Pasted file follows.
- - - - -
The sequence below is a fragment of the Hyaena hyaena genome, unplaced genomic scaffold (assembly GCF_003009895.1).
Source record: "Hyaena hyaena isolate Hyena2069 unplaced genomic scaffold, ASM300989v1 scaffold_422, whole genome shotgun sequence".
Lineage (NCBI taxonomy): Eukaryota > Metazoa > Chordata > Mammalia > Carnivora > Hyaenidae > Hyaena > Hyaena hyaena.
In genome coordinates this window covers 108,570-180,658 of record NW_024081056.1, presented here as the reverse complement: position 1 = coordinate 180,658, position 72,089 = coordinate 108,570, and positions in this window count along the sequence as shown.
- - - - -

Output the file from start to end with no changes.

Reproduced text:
The sequence below is a fragment of the Hyaena hyaena genome, unplaced genomic scaffold (assembly GCF_003009895.1).
Source record: "Hyaena hyaena isolate Hyena2069 unplaced genomic scaffold, ASM300989v1 scaffold_422, whole genome shotgun sequence".
Lineage (NCBI taxonomy): Eukaryota > Metazoa > Chordata > Mammalia > Carnivora > Hyaenidae > Hyaena > Hyaena hyaena.
In genome coordinates this window covers 108,570-180,658 of record NW_024081056.1, presented here as the reverse complement: position 1 = coordinate 180,658, position 72,089 = coordinate 108,570, and positions in this window count along the sequence as shown.